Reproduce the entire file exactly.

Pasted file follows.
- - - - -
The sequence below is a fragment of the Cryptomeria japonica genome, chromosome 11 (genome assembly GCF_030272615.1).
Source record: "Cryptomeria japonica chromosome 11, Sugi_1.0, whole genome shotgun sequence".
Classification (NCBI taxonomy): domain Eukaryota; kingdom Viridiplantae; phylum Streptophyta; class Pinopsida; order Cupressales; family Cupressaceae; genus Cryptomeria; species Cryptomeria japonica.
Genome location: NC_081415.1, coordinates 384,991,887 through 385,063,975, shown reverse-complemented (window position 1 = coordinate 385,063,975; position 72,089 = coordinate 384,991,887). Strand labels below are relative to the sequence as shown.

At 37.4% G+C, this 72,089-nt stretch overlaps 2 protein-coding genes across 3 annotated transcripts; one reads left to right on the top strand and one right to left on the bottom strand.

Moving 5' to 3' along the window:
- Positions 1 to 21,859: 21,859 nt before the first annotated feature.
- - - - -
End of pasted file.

The sequence below is a fragment of the Cryptomeria japonica genome, chromosome 11 (genome assembly GCF_030272615.1).
Source record: "Cryptomeria japonica chromosome 11, Sugi_1.0, whole genome shotgun sequence".
Classification (NCBI taxonomy): domain Eukaryota; kingdom Viridiplantae; phylum Streptophyta; class Pinopsida; order Cupressales; family Cupressaceae; genus Cryptomeria; species Cryptomeria japonica.
Genome location: NC_081415.1, coordinates 384,991,887 through 385,063,975, shown reverse-complemented (window position 1 = coordinate 385,063,975; position 72,089 = coordinate 384,991,887). Strand labels below are relative to the sequence as shown.

At 37.4% G+C, this 72,089-nt stretch overlaps 2 protein-coding genes across 3 annotated transcripts; one reads left to right on the top strand and one right to left on the bottom strand.

Moving 5' to 3' along the window:
- Positions 1 to 21,859: 21,859 nt before the first annotated feature.